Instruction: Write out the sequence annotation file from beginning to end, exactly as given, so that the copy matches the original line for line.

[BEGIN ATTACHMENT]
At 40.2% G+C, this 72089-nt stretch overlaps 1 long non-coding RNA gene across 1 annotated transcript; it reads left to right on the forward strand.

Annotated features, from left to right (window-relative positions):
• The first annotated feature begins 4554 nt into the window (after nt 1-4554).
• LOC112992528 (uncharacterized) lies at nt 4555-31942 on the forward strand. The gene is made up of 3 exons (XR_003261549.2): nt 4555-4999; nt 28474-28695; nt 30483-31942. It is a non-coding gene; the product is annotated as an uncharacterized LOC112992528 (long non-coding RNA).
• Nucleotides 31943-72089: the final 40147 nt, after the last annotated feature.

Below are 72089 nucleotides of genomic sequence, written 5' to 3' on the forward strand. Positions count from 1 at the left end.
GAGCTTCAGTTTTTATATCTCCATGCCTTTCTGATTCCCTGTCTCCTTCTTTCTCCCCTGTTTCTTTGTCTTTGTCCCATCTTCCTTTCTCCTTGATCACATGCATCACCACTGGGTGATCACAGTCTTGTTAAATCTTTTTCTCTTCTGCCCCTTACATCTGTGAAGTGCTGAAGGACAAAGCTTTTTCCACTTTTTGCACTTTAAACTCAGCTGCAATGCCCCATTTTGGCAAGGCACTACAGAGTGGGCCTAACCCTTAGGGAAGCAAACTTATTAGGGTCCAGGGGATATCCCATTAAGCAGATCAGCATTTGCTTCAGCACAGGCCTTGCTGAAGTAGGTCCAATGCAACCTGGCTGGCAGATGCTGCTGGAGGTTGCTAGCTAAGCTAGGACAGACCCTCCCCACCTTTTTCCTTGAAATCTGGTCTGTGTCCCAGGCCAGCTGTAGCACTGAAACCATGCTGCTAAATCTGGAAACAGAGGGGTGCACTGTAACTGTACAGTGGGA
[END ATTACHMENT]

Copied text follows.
At 40.2% G+C, this 72089-nt stretch overlaps 1 long non-coding RNA gene across 1 annotated transcript; it reads left to right on the forward strand.

Annotated features, from left to right (window-relative positions):
• The first annotated feature begins 4554 nt into the window (after nt 1-4554).
• LOC112992528 (uncharacterized) lies at nt 4555-31942 on the forward strand. The gene is made up of 3 exons (XR_003261549.2): nt 4555-4999; nt 28474-28695; nt 30483-31942. It is a non-coding gene; the product is annotated as an uncharacterized LOC112992528 (long non-coding RNA).
• Nucleotides 31943-72089: the final 40147 nt, after the last annotated feature.

Below are 72089 nucleotides of genomic sequence, written 5' to 3' on the forward strand. Positions count from 1 at the left end.
GAGCTTCAGTTTTTATATCTCCATGCCTTTCTGATTCCCTGTCTCCTTCTTTCTCCCCTGTTTCTTTGTCTTTGTCCCATCTTCCTTTCTCCTTGATCACATGCATCACCACTGGGTGATCACAGTCTTGTTAAATCTTTTTCTCTTCTGCCCCTTACATCTGTGAAGTGCTGAAGGACAAAGCTTTTTCCACTTTTTGCACTTTAAACTCAGCTGCAATGCCCCATTTTGGCAAGGCACTACAGAGTGGGCCTAACCCTTAGGGAAGCAAACTTATTAGGGTCCAGGGGATATCCCATTAAGCAGATCAGCATTTGCTTCAGCACAGGCCTTGCTGAAGTAGGTCCAATGCAACCTGGCTGGCAGATGCTGCTGGAGGTTGCTAGCTAAGCTAGGACAGACCCTCCCCACCTTTTTCCTTGAAATCTGGTCTGTGTCCCAGGCCAGCTGTAGCACTGAAACCATGCTGCTAAATCTGGAAACAGAGGGGTGCACTGTAACTGTACAGTGGGA